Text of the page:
A new relationship with Africa

Source: N. (Neven) Mimica i, published on Thursday, September 12 2019.

Exactly one year ago today, President Juncker launched a new Africa-Europe Alliance for Sustainable Investment and Jobs.

This was a watershed moment, marking a clear break between the past and the future for Africa-Europe relations and setting set in motion a paradigm shift for a more dynamic and forward-looking partnership. The decision to take our relations to the next level comes from the conviction that our continents have much to gain mutually from a stronger partnership.

We are at a juncture where Africa has captured the world’s attention. Against the background of a rapidly changing international landscape, Africa is beaming with energy and dynamism, and looking at projected population growth to the tune of 2.4 billion people by 2050. Rising as the world’s second fastest growing region, commerce is thriving and investment is pouring in. There is also a palpable political will to begin the road to continental integration with the new Continental Free Trade Area.

With all of this considered, the time had come to set out a new vision for a future where Africa and Europe’s partnership deepens for the mutual benefit of all our citizens.

If we were going to take on the challenges, and harness the opportunities, we had to change the narrative of what previously was a ‘donor-recipient’ focused relationship and build a new partnership putting Europe and Africa’s respective strengths at work. This would mean cooperating and working with the private sector to set in motion inclusive and sustainable development and create more and better jobs.

This is the essence of the Africa-Europe Alliance for Sustainable Investment and Jobs. The Alliance breaks with the past narrative rooted in historical relationships and the outdated perception of Africa as a primary commodity exporter or a continent of permanent instability. By focusing on four different avenues with huge potential, it lays the foundation for sustainable growth based on value-adding, diversified economic activities in both rural and urban areas:

It seeks to de-risk investment in Africa with financial instruments that move away from grant-based logic and instead create ownership and responsibility;

It looks at ways to improve the investment climate to give businesses, especially SMEs who real engines of growth, more certainty and stability;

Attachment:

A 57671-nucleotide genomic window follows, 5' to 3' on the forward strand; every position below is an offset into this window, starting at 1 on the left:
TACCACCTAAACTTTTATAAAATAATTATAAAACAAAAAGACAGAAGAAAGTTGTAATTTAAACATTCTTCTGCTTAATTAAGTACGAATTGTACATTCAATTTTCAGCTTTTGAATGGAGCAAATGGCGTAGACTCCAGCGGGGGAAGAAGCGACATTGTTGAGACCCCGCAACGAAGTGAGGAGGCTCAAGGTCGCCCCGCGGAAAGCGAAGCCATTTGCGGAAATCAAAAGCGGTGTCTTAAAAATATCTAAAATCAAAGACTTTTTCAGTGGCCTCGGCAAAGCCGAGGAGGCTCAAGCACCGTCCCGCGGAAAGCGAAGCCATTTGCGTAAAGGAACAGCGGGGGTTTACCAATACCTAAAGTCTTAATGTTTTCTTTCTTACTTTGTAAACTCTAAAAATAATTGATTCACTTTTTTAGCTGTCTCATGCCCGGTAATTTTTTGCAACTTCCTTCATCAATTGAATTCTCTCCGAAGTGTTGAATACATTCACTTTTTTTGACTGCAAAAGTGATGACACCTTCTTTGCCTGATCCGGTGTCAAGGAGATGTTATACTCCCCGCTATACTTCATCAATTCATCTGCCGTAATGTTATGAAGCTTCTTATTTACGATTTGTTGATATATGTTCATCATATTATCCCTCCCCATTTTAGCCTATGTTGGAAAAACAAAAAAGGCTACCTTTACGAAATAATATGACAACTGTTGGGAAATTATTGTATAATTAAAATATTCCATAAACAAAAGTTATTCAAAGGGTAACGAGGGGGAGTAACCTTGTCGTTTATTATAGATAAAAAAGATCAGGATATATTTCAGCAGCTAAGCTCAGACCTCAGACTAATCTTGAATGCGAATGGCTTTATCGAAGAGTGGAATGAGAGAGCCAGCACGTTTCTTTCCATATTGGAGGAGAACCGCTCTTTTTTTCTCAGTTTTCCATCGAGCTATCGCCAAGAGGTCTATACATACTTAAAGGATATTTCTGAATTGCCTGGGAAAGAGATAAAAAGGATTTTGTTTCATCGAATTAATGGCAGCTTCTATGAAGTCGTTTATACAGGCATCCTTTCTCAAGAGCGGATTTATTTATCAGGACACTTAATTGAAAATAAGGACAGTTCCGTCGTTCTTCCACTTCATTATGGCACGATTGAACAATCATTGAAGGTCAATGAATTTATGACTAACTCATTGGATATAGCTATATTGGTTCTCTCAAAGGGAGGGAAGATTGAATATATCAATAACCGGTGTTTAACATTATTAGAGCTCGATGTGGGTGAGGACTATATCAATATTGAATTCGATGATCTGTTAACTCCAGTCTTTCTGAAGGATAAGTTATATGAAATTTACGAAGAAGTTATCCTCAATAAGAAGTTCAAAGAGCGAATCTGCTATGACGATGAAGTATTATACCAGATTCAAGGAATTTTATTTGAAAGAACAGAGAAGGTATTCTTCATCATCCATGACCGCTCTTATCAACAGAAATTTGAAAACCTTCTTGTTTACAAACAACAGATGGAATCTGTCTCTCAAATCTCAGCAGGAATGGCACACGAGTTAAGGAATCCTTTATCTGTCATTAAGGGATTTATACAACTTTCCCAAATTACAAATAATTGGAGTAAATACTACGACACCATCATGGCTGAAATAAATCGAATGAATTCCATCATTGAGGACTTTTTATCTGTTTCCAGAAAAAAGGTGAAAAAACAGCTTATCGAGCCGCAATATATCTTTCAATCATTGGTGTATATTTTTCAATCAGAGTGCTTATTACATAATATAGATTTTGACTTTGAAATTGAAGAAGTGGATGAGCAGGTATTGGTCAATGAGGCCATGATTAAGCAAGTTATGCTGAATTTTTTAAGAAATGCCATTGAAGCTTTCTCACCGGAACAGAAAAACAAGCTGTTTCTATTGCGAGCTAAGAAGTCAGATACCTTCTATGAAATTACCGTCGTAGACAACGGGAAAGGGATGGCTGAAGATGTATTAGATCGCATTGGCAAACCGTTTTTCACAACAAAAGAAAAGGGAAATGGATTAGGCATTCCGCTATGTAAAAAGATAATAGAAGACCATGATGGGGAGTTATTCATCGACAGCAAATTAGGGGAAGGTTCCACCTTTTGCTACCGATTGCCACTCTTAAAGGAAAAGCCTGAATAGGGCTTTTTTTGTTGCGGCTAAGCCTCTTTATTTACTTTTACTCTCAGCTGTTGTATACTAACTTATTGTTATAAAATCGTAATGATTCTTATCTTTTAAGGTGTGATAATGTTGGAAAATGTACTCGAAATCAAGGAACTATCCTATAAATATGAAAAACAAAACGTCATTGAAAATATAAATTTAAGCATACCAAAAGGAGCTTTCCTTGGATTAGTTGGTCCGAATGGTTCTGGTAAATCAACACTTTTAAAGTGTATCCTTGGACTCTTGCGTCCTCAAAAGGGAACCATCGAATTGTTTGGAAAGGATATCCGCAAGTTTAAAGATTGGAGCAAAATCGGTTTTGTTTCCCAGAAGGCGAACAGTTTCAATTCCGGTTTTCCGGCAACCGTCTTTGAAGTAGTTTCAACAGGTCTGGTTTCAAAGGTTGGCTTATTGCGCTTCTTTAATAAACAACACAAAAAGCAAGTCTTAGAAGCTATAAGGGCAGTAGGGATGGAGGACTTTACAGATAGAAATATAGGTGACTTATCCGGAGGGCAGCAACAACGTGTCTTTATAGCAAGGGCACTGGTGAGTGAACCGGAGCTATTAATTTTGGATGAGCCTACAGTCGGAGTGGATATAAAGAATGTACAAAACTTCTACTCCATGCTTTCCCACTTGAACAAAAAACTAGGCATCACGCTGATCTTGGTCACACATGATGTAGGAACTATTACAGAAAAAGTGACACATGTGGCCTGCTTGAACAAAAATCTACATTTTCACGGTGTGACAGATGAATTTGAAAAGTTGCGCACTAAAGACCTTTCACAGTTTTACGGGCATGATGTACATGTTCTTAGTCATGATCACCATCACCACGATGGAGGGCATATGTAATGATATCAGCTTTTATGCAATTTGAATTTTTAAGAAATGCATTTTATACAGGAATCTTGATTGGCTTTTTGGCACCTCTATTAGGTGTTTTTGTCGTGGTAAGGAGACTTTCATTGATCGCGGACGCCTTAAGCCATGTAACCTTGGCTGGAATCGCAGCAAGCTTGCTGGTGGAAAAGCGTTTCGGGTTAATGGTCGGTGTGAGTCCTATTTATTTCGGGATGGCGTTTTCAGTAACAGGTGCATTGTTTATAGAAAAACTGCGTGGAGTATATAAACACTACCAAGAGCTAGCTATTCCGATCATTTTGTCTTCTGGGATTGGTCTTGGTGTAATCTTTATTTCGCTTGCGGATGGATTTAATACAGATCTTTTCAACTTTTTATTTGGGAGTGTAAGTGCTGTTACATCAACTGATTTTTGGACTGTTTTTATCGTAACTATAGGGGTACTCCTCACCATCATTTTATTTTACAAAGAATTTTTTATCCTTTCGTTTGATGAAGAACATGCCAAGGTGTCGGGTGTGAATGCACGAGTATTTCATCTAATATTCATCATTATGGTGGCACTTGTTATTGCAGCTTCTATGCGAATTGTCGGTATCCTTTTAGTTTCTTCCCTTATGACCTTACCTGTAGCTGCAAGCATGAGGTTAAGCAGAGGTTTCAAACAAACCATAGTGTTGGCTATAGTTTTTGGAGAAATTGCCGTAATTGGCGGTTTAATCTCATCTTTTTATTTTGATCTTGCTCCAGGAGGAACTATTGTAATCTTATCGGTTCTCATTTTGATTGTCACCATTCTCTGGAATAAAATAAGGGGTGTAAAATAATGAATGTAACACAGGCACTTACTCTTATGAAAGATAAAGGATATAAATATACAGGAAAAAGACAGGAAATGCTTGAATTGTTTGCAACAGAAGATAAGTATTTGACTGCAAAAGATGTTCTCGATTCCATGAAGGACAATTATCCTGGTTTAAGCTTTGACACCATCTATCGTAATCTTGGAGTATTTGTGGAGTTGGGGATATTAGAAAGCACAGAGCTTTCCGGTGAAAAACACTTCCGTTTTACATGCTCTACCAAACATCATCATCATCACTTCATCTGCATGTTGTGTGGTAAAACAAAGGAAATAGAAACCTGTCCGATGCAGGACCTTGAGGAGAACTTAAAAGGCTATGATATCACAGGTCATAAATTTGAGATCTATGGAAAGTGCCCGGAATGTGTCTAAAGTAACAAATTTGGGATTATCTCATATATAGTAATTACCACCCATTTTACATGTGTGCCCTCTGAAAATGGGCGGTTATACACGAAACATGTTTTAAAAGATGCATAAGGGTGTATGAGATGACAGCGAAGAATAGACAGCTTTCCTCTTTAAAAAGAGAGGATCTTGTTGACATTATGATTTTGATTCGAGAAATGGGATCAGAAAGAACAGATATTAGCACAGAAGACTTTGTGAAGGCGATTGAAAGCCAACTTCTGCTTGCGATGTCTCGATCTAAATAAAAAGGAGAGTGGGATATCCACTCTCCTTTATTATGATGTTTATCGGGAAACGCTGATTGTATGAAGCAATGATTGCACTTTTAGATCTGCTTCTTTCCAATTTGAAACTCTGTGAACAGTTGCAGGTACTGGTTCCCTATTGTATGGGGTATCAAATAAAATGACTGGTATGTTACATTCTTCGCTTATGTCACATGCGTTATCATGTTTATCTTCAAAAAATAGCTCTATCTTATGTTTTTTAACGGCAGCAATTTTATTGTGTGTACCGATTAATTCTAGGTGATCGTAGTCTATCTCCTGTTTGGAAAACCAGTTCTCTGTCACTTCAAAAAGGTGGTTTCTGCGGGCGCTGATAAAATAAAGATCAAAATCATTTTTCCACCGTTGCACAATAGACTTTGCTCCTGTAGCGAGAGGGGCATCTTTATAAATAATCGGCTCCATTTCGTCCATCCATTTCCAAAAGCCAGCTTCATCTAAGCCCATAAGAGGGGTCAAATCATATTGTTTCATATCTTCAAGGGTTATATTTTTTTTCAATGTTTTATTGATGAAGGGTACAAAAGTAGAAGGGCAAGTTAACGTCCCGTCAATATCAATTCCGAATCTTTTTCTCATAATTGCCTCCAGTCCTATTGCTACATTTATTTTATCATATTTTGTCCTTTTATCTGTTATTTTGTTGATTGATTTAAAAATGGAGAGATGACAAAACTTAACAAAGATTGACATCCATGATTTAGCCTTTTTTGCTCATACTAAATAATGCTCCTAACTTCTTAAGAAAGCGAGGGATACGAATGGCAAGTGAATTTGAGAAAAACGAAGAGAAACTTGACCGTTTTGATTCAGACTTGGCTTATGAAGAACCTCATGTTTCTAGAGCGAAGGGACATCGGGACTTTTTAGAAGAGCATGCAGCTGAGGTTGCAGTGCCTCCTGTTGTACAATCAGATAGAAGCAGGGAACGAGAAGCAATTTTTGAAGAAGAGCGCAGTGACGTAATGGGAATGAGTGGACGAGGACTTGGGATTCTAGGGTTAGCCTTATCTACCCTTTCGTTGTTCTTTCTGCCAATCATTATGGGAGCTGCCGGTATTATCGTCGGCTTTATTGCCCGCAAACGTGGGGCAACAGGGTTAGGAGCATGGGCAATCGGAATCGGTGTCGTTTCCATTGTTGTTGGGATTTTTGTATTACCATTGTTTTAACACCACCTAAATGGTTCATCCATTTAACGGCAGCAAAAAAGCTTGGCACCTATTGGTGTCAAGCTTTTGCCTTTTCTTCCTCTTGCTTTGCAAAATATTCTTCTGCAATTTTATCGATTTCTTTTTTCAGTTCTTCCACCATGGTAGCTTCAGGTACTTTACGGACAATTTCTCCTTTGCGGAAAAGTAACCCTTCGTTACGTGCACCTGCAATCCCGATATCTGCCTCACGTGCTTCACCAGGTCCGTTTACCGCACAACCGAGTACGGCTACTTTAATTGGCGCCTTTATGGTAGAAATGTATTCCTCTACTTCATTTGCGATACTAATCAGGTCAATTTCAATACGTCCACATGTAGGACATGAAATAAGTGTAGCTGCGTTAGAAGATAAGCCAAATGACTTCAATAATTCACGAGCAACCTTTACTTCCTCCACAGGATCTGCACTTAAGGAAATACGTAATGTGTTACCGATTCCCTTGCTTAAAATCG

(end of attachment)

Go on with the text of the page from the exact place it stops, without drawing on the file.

It invests in people, especially youth, to give them the right skills, education and training and prepare them for what the new labour market has to offer;

And it taps into the full potential of economic integration and trade, by getting fully behind the African Union’s efforts for a Continental Free Trade Area.

So far and with only one year under our belts, progress under the Alliance is very encouraging within all four strands of action.

Our new financial instruments are starting to unlock private investments across Africa, with the €2.45 billion euros committed by 2018 expected to leverage €21.6bn of total investment. And we expect up to 10 million jobs to be created in Africa in the next 5 years.

It goes without saying that our relations with Africa are of course wider than an economic partnership. We have a longstanding and robust cooperation, which continues to endure on peace and security, governance and human rights, health and education, food security and nutrition, to name but a few. However, by putting an increased focus on economic development, we are showing in clear terms that we have replaced our past donor-recipient relationship with a win-win partnership, which serves both continents’ interests.

It is no secret that we live in a fractured world, where multilateralism is questioned and even undermined. But amidst the disharmony, Africa and Europe rise as a shining example of partnership, both continents united by the same vision of a more safe, sustainable, and inclusive world for our children.

For a summary of my work on the Africa-Europe Alliance on Sustainable Investment and Jobs, please view this fiche.